Thanks to a local history buff and good friend, I was able to check off a bucket list item earlier this month.

Dr. Pete Sparks of the Guntersville Historical Society took me, my brother JD and fellow Historical Society member Neal Johnson to tour the Shiloh Battlefield back on Oct. 7.

Shiloh is a place I’ve read about for many years and watched several documentaries on. As a history buff, Shiloh and other Civil War battlefields around the country have always been places I’ve wanted to visit. The historic significance of all these sites like Shiloh, Gettysburg, Antietam, etc., can’t be overlooked when it comes to understanding America as it is today.

When I began working at the Advertiser-Gleam once again, Dr. Sparks visited our office and said, “One of these days soon, we need to plan a trip to Shiloh.” This was a day in late August and Dr. Sparks’ suggestion was all I needed to start planning immediately. We set the date for Oct. 7 right then and there and I began doing my homework.

Over the next several weeks, I read a few books about the battle loaned to me by Dr. Sparks. I already had a good sense of how it started, how the battle transpired and what the outcome was. However, the plethora of details I learned from these particular books and Dr. Sparks was almost overwhelming.

We set a course for northwest Alabama at 7 a.m. sharp and left Guntersville. JD and I were practically giddy the whole way there at the thought of all the new knowledge we were going to gain by day’s end. After a stop for breakfast, we arrived in Corinth, Mississippi, around 9:45 a.m. Dr. Sparks showed us the exact area where the Confederates led by Gen. Albert Sydney Johnston began their march to Shiloh.

The details of the battle and why it all happened isn’t something I’ll get into here. Suffice it to say Dr. Sparks was thorough on those details. We stood in several different areas of the battlefield that Dr. Sparks deemed important. If you’ve been to Shiloh, you know how beautiful the grounds are. If you’ve never been, it’s hard to imagine such a terrible battle happened on a landscape most Southerners would consider heavenly.

The rolling hills of the battlefield are outlined in tall pines, oak trees and some of the most incredible monuments I’ve ever seen. The battlefield is also littered with smaller markers showing specific details from both the Northern and Southern perspectives. Dr. Sparks told us that veterans of the battle of Shiloh were brought back to the battlefield in 1890 to mark all these spots. So, there’s no denying the accuracy of each marker.

We stopped at some of the most infamous areas of the battlefield like Bloody Pond, the Hornets Nest and of course the spot where Johnston died. All of those spots were incredible to see, however, the stops that had the biggest effect on me was the mass Confederate graves and the national cemetery above Pittsburg Landing. There’s a solemnness to those areas that’s hard to describe. Ten years ago, I would have looked at those graves and thought, “I can’t imagine being involved in such a terrible fight at such a young age.” Now, at the age of 30, my thoughts were, “I can’t imagine either of my boys having to go off and fight such a battle.”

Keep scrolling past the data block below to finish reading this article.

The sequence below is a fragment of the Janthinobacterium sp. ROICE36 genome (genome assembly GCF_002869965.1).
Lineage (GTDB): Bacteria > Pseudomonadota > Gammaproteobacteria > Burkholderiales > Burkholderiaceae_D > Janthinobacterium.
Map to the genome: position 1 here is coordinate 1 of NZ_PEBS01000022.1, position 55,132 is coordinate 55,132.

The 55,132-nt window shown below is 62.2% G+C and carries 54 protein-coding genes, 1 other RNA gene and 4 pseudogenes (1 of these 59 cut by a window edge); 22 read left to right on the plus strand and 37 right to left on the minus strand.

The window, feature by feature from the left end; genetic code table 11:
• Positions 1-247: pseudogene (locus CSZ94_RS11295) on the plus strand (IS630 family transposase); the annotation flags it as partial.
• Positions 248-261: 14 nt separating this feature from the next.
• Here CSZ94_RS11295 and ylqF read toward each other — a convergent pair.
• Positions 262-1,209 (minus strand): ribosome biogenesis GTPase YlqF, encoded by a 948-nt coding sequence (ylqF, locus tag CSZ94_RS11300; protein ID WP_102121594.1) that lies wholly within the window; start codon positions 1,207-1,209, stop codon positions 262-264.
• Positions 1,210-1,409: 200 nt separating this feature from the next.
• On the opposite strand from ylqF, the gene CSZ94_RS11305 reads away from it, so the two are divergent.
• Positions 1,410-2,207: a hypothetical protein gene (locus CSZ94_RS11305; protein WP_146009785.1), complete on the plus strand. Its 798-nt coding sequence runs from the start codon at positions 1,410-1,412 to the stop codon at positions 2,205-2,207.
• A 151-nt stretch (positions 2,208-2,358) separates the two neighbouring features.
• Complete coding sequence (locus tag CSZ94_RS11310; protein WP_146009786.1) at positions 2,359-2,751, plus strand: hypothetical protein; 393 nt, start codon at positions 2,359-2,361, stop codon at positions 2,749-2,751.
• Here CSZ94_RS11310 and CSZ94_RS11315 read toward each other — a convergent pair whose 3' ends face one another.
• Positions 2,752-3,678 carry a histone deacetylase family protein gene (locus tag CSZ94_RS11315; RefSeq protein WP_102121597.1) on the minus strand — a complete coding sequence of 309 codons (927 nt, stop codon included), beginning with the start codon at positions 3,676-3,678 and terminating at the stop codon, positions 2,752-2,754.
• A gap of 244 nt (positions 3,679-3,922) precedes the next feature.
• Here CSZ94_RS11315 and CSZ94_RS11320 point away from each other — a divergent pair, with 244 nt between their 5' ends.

As a historian, it’s common to use books and television to form your point of view of the Civil War. It was a war which tore the country apart for four years that ended with the North victorious. However, going to one of these battlefields puts the war into an actual human perspective. The monuments to the dead at Shiloh are a sober reminder of the sacrifices made on both sides.

We finished up the tour by looking at the monument constructed at the site where General Ulysses S. Grant made his camp the night after the first day of battle on April 6, 1862. It was in the spot where he had the famous conversation with William T. Sherman.

Sherman: “Well Grant, we’ve had the devil’s own day, haven’t we?”

Grant: “Yep. Lick ‘em tomorrow though.”

That was a real treat to see the actual ground where such a significant moment in the entire war occurred. We then walked down the hill to see Pittsburg Landing, which was also a highlight.

Honestly, there wasn’t a single moment that wasn’t a highlight. Dr. Sparks is an unbelievable historian and story teller as well. He really made the whole area come alive on a day when barely anyone was on the grounds and oh yeah, we were about 158 years removed from when the battle actually happened.

My suggestion: Take the not so distant trip over to Shiloh whenever you get a chance. Because of it, I’ve officially caught the Civil War battlefield bug and can’t wait to go see another one. Of course, I’ll probably be heading back to Shiloh before too long to soak it all in once again.

(0) comments

Welcome to the discussion.

Keep it Clean. Please avoid obscene, vulgar, lewd, racist or sexually-oriented language.
PLEASE TURN OFF YOUR CAPS LOCK.
Don't Threaten. Threats of harming another person will not be tolerated.
Be Truthful. Don't knowingly lie about anyone or anything.
Be Nice. No racism, sexism or any sort of -ism that is degrading to another person.
Be Proactive. Use the 'Report' link on each comment to let us know of abusive posts.
Share with Us. We'd love to hear eyewitness accounts, the history behind an article.